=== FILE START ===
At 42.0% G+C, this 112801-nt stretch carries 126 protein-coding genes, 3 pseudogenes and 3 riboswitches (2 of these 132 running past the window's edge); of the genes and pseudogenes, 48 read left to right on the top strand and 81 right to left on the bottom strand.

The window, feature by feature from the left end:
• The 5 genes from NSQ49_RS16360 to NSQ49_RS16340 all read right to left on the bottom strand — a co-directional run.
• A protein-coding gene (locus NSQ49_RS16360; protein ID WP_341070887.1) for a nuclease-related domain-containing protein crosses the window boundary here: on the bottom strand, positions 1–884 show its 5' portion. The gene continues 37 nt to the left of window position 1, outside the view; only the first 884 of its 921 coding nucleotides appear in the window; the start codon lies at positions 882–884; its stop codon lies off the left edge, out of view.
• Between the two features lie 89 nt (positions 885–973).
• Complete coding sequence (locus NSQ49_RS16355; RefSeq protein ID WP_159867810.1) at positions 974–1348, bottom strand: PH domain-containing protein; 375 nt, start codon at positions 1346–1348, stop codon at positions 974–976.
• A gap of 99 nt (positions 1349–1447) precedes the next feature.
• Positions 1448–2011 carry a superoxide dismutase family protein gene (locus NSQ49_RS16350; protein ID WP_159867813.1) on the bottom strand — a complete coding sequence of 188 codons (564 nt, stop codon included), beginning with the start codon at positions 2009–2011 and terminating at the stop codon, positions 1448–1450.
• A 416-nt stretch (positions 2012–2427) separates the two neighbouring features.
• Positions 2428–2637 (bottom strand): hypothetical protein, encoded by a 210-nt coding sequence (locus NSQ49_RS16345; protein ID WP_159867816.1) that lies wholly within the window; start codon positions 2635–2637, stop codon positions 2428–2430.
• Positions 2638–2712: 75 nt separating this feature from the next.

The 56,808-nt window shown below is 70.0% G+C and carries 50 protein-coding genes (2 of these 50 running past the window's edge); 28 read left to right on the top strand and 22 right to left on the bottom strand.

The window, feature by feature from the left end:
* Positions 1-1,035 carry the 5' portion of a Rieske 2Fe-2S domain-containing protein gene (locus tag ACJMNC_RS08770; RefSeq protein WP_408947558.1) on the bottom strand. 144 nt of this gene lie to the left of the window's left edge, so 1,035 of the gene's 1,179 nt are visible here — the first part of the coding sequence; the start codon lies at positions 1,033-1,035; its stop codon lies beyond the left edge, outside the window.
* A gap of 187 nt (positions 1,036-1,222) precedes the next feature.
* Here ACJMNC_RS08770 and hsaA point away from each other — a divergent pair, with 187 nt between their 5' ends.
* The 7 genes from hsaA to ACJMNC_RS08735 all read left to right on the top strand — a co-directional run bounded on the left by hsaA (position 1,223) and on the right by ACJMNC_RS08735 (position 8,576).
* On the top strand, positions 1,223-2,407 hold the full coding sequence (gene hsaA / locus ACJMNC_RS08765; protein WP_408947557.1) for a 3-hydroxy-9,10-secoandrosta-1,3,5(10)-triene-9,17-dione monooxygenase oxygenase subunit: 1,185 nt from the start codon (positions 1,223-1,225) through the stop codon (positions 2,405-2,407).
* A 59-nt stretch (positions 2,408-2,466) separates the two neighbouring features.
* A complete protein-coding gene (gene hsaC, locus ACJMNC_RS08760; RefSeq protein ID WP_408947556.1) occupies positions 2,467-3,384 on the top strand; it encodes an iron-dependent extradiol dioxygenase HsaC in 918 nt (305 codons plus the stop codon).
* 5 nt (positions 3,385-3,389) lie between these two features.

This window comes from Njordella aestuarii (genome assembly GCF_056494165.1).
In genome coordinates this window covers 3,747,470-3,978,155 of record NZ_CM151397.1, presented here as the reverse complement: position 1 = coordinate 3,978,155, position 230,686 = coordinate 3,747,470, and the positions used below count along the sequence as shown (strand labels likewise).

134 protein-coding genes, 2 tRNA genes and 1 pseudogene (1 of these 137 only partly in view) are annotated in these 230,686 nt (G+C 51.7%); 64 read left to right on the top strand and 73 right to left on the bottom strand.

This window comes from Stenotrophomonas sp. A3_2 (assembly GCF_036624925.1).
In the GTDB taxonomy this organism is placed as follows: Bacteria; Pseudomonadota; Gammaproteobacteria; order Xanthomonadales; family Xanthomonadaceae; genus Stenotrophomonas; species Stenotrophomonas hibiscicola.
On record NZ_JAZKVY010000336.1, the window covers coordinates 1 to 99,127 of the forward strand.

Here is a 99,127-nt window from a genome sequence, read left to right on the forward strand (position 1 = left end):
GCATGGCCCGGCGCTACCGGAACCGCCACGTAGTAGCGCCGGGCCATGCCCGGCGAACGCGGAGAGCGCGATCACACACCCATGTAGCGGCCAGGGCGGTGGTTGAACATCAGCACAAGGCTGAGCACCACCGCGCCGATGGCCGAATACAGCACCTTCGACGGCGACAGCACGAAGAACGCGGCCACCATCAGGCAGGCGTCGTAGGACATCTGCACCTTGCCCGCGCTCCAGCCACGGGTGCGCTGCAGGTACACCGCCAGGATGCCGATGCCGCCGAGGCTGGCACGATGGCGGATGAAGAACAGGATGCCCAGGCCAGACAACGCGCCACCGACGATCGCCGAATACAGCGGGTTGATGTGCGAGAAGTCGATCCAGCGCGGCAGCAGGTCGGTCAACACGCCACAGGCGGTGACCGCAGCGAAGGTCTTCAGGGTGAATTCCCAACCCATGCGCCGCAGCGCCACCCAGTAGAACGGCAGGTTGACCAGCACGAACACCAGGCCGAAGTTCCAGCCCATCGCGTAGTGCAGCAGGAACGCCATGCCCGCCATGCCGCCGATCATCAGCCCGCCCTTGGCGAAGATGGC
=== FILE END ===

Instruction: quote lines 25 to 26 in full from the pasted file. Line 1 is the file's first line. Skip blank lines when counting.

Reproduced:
This window comes from Stenotrophomonas sp. A3_2 (assembly GCF_036624925.1).
In the GTDB taxonomy this organism is placed as follows: Bacteria; Pseudomonadota; Gammaproteobacteria; order Xanthomonadales; family Xanthomonadaceae; genus Stenotrophomonas; species Stenotrophomonas hibiscicola.